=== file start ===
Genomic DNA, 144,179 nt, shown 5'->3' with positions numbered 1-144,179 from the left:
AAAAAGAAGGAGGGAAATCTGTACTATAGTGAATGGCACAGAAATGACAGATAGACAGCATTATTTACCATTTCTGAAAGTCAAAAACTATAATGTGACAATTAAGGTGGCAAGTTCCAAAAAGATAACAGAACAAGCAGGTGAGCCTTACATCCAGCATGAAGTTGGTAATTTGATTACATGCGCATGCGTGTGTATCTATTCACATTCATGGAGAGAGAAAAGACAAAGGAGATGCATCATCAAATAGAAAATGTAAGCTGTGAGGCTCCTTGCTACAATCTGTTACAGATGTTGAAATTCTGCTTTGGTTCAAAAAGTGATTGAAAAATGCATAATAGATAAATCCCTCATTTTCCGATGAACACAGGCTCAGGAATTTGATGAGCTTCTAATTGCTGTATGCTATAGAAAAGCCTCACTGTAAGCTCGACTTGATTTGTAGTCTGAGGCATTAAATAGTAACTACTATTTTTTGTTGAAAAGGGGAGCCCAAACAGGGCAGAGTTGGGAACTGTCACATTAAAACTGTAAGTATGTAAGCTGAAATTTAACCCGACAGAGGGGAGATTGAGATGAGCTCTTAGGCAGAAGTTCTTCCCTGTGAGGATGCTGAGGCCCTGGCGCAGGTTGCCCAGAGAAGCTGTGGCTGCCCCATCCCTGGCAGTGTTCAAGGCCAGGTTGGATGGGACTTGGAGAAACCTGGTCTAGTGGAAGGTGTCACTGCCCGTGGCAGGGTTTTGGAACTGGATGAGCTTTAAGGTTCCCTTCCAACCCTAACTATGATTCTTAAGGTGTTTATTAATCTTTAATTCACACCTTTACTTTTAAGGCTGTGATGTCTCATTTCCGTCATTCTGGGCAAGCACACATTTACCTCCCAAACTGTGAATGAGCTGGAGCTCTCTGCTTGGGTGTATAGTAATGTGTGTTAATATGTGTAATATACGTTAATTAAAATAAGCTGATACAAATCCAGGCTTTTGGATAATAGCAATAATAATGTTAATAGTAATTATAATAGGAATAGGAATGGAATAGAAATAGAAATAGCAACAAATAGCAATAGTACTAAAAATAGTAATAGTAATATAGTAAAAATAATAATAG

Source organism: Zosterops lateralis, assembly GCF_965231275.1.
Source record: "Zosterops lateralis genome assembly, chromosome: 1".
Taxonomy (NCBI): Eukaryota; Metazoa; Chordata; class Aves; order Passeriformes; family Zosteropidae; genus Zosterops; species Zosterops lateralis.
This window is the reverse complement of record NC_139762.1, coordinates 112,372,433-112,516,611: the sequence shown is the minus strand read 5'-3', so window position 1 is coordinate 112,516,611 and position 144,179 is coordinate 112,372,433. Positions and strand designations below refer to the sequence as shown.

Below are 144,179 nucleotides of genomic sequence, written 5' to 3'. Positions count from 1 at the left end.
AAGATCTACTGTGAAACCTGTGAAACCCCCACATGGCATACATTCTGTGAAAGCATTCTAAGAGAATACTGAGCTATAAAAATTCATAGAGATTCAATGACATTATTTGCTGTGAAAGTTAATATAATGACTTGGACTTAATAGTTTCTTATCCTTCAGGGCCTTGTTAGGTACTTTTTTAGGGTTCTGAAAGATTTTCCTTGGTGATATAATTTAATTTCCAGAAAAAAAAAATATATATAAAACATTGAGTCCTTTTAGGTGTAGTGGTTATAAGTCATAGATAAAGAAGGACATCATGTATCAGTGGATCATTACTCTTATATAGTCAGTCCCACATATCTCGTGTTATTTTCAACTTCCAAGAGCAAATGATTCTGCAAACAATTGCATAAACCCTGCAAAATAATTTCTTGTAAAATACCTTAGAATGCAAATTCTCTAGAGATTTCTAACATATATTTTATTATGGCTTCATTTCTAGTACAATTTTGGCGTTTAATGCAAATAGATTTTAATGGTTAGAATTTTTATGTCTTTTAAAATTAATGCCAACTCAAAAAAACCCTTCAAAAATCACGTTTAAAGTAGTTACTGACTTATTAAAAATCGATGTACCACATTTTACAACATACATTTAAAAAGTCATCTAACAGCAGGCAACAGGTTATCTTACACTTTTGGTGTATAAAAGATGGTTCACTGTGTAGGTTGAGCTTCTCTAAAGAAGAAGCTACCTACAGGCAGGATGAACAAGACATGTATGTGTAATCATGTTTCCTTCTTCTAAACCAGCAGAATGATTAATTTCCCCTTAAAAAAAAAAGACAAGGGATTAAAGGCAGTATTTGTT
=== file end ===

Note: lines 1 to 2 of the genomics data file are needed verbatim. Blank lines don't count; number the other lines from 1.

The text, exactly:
Genomic DNA, 144,179 nt, shown 5'->3' with positions numbered 1-144,179 from the left:
AAAAAGAAGGAGGGAAATCTGTACTATAGTGAATGGCACAGAAATGACAGATAGACAGCATTATTTACCATTTCTGAAAGTCAAAAACTATAATGTGACAATTAAGGTGGCAAGTTCCAAAAAGATAACAGAACAAGCAGGTGAGCCTTACATCCAGCATGAAGTTGGTAATTTGATTACATGCGCATGCGTGTGTATCTATTCACATTCATGGAGAGAGAAAAGACAAAGGAGATGCATCATCAAATAGAAAATGTAAGCTGTGAGGCTCCTTGCTACAATCTGTTACAGATGTTGAAATTCTGCTTTGGTTCAAAAAGTGATTGAAAAATGCATAATAGATAAATCCCTCATTTTCCGATGAACACAGGCTCAGGAATTTGATGAGCTTCTAATTGCTGTATGCTATAGAAAAGCCTCACTGTAAGCTCGACTTGATTTGTAGTCTGAGGCATTAAATAGTAACTACTATTTTTTGTTGAAAAGGGGAGCCCAAACAGGGCAGAGTTGGGAACTGTCACATTAAAACTGTAAGTATGTAAGCTGAAATTTAACCCGACAGAGGGGAGATTGAGATGAGCTCTTAGGCAGAAGTTCTTCCCTGTGAGGATGCTGAGGCCCTGGCGCAGGTTGCCCAGAGAAGCTGTGGCTGCCCCATCCCTGGCAGTGTTCAAGGCCAGGTTGGATGGGACTTGGAGAAACCTGGTCTAGTGGAAGGTGTCACTGCCCGTGGCAGGGTTTTGGAACTGGATGAGCTTTAAGGTTCCCTTCCAACCCTAACTATGATTCTTAAGGTGTTTATTAATCTTTAATTCACACCTTTACTTTTAAGGCTGTGATGTCTCATTTCCGTCATTCTGGGCAAGCACACATTTACCTCCCAAACTGTGAATGAGCTGGAGCTCTCTGCTTGGGTGTATAGTAATGTGTGTTAATATGTGTAATATACGTTAATTAAAATAAGCTGATACAAATCCAGGCTTTTGGATAATAGCAATAATAATGTTAATAGTAATTATAATAGGAATAGGAATGGAATAGAAATAGAAATAGCAACAAATAGCAATAGTACTAAAAATAGTAATAGTAATATAGTAAAAATAATAATAG